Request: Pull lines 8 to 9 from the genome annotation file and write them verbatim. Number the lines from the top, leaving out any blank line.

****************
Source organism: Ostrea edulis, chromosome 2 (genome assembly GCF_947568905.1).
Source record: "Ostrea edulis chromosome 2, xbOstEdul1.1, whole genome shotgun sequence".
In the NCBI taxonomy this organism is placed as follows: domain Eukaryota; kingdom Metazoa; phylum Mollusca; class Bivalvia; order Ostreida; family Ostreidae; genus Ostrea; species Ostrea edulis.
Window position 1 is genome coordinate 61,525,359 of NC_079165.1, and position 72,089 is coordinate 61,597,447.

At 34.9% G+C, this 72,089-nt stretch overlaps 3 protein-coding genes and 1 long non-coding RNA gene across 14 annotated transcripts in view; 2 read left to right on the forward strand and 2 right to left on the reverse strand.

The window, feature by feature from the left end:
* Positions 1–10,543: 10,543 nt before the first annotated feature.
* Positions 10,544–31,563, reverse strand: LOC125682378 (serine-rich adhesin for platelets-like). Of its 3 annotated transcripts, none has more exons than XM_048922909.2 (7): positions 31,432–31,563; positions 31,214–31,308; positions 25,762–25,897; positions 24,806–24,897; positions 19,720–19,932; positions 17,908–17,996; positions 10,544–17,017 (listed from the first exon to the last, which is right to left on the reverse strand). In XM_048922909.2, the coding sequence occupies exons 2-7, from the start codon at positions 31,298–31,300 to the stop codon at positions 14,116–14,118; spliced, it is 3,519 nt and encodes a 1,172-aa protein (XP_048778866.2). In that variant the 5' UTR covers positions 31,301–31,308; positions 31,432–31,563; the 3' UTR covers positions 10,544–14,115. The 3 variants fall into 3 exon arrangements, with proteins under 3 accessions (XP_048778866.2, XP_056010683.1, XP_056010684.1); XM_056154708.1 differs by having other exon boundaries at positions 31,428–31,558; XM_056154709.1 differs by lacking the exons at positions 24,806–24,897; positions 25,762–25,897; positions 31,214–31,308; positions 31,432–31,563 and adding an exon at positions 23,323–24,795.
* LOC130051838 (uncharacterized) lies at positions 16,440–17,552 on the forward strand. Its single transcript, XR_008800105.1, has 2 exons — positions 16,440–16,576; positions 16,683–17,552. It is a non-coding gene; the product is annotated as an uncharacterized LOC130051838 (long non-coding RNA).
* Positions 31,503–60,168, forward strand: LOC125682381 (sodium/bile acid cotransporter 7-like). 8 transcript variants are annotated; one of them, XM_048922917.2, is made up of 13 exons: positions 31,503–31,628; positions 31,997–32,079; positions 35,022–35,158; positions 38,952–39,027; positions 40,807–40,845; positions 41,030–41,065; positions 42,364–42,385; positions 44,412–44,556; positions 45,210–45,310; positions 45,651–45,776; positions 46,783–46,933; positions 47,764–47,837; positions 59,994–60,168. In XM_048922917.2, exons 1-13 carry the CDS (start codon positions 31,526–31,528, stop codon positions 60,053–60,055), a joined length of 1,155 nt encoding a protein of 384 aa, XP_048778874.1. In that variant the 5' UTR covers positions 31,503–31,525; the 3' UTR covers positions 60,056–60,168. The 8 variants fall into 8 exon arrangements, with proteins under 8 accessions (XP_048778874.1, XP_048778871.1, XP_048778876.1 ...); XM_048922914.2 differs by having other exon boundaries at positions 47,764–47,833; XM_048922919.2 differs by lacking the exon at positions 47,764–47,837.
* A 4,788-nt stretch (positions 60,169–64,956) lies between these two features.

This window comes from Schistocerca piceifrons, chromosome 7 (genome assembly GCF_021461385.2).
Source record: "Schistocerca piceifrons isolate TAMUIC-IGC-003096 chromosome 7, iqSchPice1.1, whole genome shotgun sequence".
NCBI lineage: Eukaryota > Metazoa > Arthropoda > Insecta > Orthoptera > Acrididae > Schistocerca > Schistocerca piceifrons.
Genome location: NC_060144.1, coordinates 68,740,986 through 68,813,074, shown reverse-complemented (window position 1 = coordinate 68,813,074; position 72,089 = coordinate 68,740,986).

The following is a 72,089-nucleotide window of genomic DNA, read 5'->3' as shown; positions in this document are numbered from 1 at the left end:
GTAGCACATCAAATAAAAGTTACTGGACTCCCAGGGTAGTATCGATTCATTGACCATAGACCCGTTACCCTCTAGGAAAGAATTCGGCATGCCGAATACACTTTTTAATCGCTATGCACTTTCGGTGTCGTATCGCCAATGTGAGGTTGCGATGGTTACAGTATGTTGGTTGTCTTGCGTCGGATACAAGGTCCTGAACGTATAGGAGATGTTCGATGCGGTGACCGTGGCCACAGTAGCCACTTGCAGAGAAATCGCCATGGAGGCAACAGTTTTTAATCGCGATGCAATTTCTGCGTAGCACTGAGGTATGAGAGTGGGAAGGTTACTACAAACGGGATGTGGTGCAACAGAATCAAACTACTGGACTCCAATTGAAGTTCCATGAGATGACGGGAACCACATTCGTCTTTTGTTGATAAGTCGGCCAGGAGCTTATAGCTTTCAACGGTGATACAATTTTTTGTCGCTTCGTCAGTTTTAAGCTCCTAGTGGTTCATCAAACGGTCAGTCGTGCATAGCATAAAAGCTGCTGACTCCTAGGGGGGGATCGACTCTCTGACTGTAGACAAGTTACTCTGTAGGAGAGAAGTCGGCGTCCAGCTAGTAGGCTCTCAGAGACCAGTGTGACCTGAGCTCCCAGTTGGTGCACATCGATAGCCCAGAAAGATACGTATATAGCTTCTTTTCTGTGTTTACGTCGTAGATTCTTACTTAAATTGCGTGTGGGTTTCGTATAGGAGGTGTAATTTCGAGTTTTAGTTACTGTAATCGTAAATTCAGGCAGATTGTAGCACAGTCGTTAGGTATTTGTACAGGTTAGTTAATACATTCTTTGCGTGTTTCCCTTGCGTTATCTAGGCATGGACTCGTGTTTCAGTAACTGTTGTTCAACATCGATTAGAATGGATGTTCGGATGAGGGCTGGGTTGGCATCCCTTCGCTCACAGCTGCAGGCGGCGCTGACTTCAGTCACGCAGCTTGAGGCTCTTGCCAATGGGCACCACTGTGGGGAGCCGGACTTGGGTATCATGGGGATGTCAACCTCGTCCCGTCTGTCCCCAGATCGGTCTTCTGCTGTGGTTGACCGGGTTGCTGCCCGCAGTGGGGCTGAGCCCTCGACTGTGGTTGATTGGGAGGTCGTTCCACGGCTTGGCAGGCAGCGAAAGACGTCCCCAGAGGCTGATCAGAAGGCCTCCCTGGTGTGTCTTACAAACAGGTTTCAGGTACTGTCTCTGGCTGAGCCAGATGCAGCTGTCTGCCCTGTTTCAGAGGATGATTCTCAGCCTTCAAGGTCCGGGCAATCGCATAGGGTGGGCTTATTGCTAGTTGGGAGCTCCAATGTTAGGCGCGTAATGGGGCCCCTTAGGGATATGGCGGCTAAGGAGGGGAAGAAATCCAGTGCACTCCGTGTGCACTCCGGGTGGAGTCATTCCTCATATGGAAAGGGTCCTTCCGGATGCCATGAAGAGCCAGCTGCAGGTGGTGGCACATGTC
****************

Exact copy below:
* Positions 10,544–31,563, reverse strand: LOC125682378 (serine-rich adhesin for platelets-like). Of its 3 annotated transcripts, none has more exons than XM_048922909.2 (7): positions 31,432–31,563; positions 31,214–31,308; positions 25,762–25,897; positions 24,806–24,897; positions 19,720–19,932; positions 17,908–17,996; positions 10,544–17,017 (listed from the first exon to the last, which is right to left on the reverse strand). In XM_048922909.2, the coding sequence occupies exons 2-7, from the start codon at positions 31,298–31,300 to the stop codon at positions 14,116–14,118; spliced, it is 3,519 nt and encodes a 1,172-aa protein (XP_048778866.2). In that variant the 5' UTR covers positions 31,301–31,308; positions 31,432–31,563; the 3' UTR covers positions 10,544–14,115. The 3 variants fall into 3 exon arrangements, with proteins under 3 accessions (XP_048778866.2, XP_056010683.1, XP_056010684.1); XM_056154708.1 differs by having other exon boundaries at positions 31,428–31,558; XM_056154709.1 differs by lacking the exons at positions 24,806–24,897; positions 25,762–25,897; positions 31,214–31,308; positions 31,432–31,563 and adding an exon at positions 23,323–24,795.
* LOC130051838 (uncharacterized) lies at positions 16,440–17,552 on the forward strand. Its single transcript, XR_008800105.1, has 2 exons — positions 16,440–16,576; positions 16,683–17,552. It is a non-coding gene; the product is annotated as an uncharacterized LOC130051838 (long non-coding RNA).